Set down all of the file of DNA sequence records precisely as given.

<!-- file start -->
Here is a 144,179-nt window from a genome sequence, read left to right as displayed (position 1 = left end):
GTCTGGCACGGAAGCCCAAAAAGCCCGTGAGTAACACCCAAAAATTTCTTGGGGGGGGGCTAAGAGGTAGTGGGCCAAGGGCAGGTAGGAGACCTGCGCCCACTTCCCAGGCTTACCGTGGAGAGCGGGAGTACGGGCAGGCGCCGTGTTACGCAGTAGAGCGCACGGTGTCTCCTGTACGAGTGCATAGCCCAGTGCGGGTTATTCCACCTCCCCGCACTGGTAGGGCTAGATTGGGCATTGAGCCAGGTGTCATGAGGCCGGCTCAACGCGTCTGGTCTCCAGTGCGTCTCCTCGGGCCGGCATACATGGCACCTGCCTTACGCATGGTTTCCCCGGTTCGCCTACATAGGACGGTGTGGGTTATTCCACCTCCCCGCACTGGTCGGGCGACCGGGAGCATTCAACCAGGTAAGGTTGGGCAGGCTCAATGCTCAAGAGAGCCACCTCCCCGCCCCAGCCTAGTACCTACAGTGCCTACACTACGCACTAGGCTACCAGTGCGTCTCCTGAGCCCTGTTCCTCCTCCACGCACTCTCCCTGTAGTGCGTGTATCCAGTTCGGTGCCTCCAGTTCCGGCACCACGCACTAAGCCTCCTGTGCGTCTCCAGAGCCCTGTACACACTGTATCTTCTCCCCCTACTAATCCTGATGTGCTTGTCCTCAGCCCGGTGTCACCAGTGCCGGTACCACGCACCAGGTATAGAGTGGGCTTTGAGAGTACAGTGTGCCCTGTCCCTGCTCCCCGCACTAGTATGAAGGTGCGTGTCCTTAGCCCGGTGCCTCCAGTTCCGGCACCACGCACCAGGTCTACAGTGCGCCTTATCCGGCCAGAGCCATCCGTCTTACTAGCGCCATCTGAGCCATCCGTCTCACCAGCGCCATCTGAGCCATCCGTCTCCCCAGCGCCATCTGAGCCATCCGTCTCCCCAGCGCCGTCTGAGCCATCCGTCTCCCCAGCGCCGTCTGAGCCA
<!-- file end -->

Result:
Here is a 144,179-nt window from a genome sequence, read left to right as displayed (position 1 = left end):
GTCTGGCACGGAAGCCCAAAAAGCCCGTGAGTAACACCCAAAAATTTCTTGGGGGGGGGCTAAGAGGTAGTGGGCCAAGGGCAGGTAGGAGACCTGCGCCCACTTCCCAGGCTTACCGTGGAGAGCGGGAGTACGGGCAGGCGCCGTGTTACGCAGTAGAGCGCACGGTGTCTCCTGTACGAGTGCATAGCCCAGTGCGGGTTATTCCACCTCCCCGCACTGGTAGGGCTAGATTGGGCATTGAGCCAGGTGTCATGAGGCCGGCTCAACGCGTCTGGTCTCCAGTGCGTCTCCTCGGGCCGGCATACATGGCACCTGCCTTACGCATGGTTTCCCCGGTTCGCCTACATAGGACGGTGTGGGTTATTCCACCTCCCCGCACTGGTCGGGCGACCGGGAGCATTCAACCAGGTAAGGTTGGGCAGGCTCAATGCTCAAGAGAGCCACCTCCCCGCCCCAGCCTAGTACCTACAGTGCCTACACTACGCACTAGGCTACCAGTGCGTCTCCTGAGCCCTGTTCCTCCTCCACGCACTCTCCCTGTAGTGCGTGTATCCAGTTCGGTGCCTCCAGTTCCGGCACCACGCACTAAGCCTCCTGTGCGTCTCCAGAGCCCTGTACACACTGTATCTTCTCCCCCTACTAATCCTGATGTGCTTGTCCTCAGCCCGGTGTCACCAGTGCCGGTACCACGCACCAGGTATAGAGTGGGCTTTGAGAGTACAGTGTGCCCTGTCCCTGCTCCCCGCACTAGTATGAAGGTGCGTGTCCTTAGCCCGGTGCCTCCAGTTCCGGCACCACGCACCAGGTCTACAGTGCGCCTTATCCGGCCAGAGCCATCCGTCTTACTAGCGCCATCTGAGCCATCCGTCTCACCAGCGCCATCTGAGCCATCCGTCTCCCCAGCGCCATCTGAGCCATCCGTCTCCCCAGCGCCGTCTGAGCCATCCGTCTCCCCAGCGCCGTCTGAGCCA